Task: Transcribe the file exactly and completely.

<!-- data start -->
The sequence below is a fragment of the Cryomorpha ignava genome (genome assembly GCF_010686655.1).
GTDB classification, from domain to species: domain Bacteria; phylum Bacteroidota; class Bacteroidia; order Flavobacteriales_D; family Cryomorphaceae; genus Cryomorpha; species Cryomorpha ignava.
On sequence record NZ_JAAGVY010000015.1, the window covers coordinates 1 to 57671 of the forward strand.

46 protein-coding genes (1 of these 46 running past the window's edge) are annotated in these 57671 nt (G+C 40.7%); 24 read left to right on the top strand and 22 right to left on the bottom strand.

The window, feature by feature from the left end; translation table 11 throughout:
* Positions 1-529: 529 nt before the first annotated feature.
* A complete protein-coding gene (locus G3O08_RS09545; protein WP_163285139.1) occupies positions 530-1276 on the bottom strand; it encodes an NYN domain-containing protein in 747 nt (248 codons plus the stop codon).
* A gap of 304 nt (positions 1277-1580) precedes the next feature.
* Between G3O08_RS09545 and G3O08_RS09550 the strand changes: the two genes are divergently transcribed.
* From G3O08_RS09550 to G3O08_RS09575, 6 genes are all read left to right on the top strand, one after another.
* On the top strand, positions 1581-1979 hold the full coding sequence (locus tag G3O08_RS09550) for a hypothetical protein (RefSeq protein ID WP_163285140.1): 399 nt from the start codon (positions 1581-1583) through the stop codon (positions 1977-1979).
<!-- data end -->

The sequence below is a fragment of the Cryomorpha ignava genome (genome assembly GCF_010686655.1).
GTDB classification, from domain to species: domain Bacteria; phylum Bacteroidota; class Bacteroidia; order Flavobacteriales_D; family Cryomorphaceae; genus Cryomorpha; species Cryomorpha ignava.
On sequence record NZ_JAAGVY010000015.1, the window covers coordinates 1 to 57671 of the forward strand.

46 protein-coding genes (1 of these 46 running past the window's edge) are annotated in these 57671 nt (G+C 40.7%); 24 read left to right on the top strand and 22 right to left on the bottom strand.

The window, feature by feature from the left end; translation table 11 throughout:
* Positions 1-529: 529 nt before the first annotated feature.
* A complete protein-coding gene (locus G3O08_RS09545; protein WP_163285139.1) occupies positions 530-1276 on the bottom strand; it encodes an NYN domain-containing protein in 747 nt (248 codons plus the stop codon).
* A gap of 304 nt (positions 1277-1580) precedes the next feature.
* Between G3O08_RS09545 and G3O08_RS09550 the strand changes: the two genes are divergently transcribed.
* From G3O08_RS09550 to G3O08_RS09575, 6 genes are all read left to right on the top strand, one after another.
* On the top strand, positions 1581-1979 hold the full coding sequence (locus tag G3O08_RS09550) for a hypothetical protein (RefSeq protein ID WP_163285140.1): 399 nt from the start codon (positions 1581-1583) through the stop codon (positions 1977-1979).